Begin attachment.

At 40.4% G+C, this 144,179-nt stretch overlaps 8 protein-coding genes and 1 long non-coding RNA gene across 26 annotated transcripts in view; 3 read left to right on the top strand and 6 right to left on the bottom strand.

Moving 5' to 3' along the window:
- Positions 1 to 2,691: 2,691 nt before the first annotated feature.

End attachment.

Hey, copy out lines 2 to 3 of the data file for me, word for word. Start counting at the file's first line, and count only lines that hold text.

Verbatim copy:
Moving 5' to 3' along the window:
- Positions 1 to 2,691: 2,691 nt before the first annotated feature.